Implementing real-world optimisation use cases in state-of-the-art quantum devices

The topology of the Aspen-M-2 quantum computer
The Aspen-M-2 device. The latest superconducting qubit device developed by Rigetti Computing. It hosts 80 quantum bits (qubits), and its average coherence times are T1 ≃ 28 μs and T2≃ 18 μs at the time of experiment.

Minimum Vertex Cover

The Minimum Vertex Cover (MVC) of a graph is defined as the smallest set of nodes connected to every edge in the graph. Computing the MVC has been shown to be a generically NP-hard problem.

Finding the Minimum Vertex Cover, the Maximum Independent Set and the Maximum Clique of a graph are equivalent combinatorial optimisation problems.

Real World Use Cases

We chose to focus on the MVC problem to explore commercial applications across a wide variety of fields. Our problem instances were sourced from three different areas in which the MVC, MIS and MC emerge naturally:

  • Water distribution networks: Given their physical structure, these systems are usually represented by graphs. A common problem that arises in this field is how to optimally distribute sensors to monitor the network. This translates into an MVC problem, where the nodes belonging to the MVC determine where the monitoring units should be placed.
  • Synthetic biology: In this field, genetic constructs are often designed and built by combining DNA sequences known to have particular functions. Generating synthetic DNA constructs that involve many parts with similar sequences can lead to cell stability problems. Therefore, one key challenge is to build libraries of DNA parts whose sequences are as diverse as possible. Given a set of DNA parts as strings, this problem can be formulated as finding a MIS, by mapping the strings into nodes of a graph and adding edges between them whenever the strings share more letters than a specified length.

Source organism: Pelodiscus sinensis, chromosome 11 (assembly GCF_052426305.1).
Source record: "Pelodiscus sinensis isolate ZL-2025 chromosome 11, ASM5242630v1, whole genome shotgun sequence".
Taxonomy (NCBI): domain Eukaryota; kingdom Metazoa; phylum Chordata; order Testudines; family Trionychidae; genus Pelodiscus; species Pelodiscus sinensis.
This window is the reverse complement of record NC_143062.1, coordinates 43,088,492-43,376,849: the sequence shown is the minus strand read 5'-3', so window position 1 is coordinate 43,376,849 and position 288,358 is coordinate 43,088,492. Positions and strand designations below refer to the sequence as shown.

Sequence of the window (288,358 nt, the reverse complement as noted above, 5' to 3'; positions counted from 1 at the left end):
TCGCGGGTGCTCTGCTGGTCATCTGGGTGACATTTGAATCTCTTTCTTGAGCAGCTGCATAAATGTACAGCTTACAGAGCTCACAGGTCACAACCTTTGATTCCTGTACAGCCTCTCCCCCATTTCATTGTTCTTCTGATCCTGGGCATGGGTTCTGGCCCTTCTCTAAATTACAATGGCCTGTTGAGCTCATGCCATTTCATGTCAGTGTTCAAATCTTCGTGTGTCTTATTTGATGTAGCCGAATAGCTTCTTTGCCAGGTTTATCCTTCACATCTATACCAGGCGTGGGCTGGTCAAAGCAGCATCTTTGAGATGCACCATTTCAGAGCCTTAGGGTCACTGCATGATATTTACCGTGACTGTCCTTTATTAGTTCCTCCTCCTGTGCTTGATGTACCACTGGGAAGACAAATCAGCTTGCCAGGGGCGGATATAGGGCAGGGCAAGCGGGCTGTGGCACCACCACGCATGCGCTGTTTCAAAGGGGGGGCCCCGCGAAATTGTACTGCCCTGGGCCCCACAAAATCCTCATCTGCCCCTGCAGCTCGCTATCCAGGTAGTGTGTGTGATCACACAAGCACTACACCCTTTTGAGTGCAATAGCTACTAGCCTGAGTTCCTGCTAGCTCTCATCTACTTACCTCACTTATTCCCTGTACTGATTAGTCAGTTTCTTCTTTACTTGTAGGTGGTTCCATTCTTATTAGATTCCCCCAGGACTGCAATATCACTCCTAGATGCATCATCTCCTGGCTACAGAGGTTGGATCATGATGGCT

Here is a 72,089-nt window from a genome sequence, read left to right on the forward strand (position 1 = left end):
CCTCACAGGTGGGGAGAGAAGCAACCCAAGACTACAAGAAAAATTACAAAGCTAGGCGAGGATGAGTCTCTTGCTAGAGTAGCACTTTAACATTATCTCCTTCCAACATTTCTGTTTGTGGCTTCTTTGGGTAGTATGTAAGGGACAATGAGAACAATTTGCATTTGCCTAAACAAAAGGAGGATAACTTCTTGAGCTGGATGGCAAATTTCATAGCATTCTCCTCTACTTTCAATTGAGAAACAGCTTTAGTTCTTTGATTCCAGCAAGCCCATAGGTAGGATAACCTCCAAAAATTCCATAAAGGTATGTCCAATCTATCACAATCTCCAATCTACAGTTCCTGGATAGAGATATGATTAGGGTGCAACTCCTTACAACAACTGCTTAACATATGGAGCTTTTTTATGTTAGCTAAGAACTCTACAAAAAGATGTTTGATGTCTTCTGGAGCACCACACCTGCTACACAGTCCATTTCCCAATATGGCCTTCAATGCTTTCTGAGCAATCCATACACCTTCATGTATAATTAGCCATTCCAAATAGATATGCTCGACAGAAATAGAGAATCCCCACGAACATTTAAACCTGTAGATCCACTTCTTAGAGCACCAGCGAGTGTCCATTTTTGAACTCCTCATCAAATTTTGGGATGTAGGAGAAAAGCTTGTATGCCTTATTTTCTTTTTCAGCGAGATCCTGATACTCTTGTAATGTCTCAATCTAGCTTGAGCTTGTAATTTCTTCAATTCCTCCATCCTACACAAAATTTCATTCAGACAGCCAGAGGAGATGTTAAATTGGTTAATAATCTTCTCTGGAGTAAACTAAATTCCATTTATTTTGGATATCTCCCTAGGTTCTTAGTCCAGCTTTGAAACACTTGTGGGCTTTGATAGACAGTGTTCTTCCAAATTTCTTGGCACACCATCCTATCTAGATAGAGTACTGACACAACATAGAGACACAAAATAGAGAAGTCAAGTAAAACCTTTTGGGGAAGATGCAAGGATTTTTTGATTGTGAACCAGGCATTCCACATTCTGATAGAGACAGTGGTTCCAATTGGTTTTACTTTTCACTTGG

• Portfolio Allocation: One approach for designing a portfolio allocation strategy is to make use of market graphs. A market graph is constructed by mapping a set of stocks into the nodes of a graph and drawing edges between them whenever their correlation over a certain period of time is larger than a fixed threshold. A straightforward application of market graphs is to obtain the maximal number of correlated stocks, which maps onto finding the MC of the graph.
Left: Sensors placed in the nodes of a network are used to monitor all outgoing connections to subsequent nodes. Center: Strings are mapped into nodes, and edges are drawn between them whenever they share a repetition (red letters) of length L > Lmax. Right: The market graph is constructed by mapping a stock to a node (cryptocurrencies in this example) and connecting them when their correlations (written on the edges) are higher than some threshold Cth.

Problem Implementation

We implemented the problem instances on the hardware following three steps:

  1. Qubit selection: From all possible sets of qubits that could host the problem instance, we kept the set with the highest average fidelity.
  2. Qubit routing: Using SWAP operations, we generated the connections present in the instance but not on Aspen-M-2.